Tips for working with puff pastry
- Buy frozen puff pastry in the frozen section of your grocery store. Try to get a box with two pre-rolled sheets (no rolling needed). And, if possible, buy a kind that says “made with butter” for a richer taste.
- Defrost the puff pastry overnight in the fridge or for 40-60 minutes at room temperature.
- Work with cold dough. It’s much easier to work with cold dough. Don’t let it sit on the counter for too long. If the dough sticks, sprinkle a little flour on the work surface.
Tailor To Your Taste
Here are few variations and substitutions you can try.
- Feel free to experiment with the filling. For example, you can use a creamed spinach filling with a bit of nutmeg; a mushroom and onion filling with a bit of sherry; or mix in some sautéed hamburger meat with the potatoes for a heartier knish.
- If you want to veer off the beaten path a bit, try our yummy knish recipe with root vegetable mash to add extra nutrition and flavors.
- Here’s our Perfect Basic Mashed Potato recipe if you want to make your own.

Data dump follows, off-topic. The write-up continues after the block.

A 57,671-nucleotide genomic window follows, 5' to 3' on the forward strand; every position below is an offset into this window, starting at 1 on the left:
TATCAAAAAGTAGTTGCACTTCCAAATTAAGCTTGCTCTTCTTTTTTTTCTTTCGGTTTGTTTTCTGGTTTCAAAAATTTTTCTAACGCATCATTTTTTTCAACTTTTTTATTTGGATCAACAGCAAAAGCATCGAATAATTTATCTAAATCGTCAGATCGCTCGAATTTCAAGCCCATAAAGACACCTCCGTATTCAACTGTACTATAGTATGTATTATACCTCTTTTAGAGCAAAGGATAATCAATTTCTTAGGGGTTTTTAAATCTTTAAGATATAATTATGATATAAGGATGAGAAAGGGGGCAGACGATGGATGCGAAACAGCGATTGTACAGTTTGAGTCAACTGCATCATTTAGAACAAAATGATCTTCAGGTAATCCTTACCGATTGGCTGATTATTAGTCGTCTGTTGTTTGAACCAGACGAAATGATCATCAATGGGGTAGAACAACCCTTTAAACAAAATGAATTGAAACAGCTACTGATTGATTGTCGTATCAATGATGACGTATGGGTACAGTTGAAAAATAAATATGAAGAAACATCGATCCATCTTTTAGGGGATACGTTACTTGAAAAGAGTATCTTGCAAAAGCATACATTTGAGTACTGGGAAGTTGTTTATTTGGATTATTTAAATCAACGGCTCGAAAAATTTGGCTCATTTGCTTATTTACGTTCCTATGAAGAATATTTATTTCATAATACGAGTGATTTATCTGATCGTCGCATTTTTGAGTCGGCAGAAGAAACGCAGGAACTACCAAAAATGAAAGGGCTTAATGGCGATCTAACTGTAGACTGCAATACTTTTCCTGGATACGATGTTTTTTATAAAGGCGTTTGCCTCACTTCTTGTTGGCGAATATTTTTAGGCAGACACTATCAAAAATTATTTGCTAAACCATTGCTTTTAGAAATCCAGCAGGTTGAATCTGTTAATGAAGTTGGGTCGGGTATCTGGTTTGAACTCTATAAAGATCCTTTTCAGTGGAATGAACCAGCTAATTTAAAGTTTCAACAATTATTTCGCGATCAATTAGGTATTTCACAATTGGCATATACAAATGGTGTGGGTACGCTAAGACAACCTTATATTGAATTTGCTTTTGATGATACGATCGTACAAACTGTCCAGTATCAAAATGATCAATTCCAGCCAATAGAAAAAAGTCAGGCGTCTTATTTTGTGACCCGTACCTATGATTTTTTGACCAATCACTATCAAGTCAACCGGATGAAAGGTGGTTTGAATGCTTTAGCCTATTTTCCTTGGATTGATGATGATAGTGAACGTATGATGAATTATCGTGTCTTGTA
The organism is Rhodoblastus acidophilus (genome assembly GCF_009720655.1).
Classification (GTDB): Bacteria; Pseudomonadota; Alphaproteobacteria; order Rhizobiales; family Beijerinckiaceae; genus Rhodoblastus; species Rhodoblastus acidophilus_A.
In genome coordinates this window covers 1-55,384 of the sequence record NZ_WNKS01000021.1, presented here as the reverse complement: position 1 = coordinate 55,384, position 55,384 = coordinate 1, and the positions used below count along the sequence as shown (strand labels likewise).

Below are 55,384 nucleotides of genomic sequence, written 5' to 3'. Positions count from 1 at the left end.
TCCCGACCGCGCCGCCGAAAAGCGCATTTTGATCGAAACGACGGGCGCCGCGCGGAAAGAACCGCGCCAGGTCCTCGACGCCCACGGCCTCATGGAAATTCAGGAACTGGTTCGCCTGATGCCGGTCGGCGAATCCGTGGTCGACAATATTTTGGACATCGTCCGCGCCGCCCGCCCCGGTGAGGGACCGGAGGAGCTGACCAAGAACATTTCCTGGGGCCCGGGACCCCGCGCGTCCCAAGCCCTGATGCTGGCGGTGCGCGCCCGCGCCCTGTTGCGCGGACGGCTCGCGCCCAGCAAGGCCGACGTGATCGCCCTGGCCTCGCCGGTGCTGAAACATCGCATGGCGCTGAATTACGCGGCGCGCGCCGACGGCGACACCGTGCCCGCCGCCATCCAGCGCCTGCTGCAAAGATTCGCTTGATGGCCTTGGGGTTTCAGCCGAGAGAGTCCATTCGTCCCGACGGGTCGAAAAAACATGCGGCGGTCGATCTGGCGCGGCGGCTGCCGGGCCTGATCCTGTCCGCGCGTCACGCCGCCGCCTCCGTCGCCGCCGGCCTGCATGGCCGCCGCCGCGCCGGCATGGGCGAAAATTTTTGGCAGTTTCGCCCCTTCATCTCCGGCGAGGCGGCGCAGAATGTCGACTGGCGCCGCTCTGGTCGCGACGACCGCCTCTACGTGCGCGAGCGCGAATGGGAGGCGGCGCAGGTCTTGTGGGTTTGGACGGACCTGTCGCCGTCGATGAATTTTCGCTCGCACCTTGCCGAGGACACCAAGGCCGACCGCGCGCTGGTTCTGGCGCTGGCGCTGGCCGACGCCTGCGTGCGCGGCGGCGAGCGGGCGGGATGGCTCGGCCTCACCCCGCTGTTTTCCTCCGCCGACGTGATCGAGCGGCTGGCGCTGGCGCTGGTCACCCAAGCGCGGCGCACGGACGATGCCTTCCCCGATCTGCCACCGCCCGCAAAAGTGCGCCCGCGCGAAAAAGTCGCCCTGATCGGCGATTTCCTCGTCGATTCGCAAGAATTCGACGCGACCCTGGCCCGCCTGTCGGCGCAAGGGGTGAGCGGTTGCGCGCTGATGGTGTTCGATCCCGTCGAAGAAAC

- I typically use left over mashed potatoes, but if you know a good place that sells them, go ahead and buy them. Today, you can even get good packaged ‘fresh’ mashed potatoes in the grocery store.
- You can skip frying the onions and just use dry onion soup mix for flavoring (like my grandmother used to).
- The biggest shortcut, of course, is the puff pastry dough which you can buy in most grocery stores. If possible, buy a package with 2 [pre-rolled] sheets. Otherwise, the dough will come in a block which you will have to roll out. The best puff pastries are the ones that say “made with butter” on the package.
Make Ahead Potato Knishes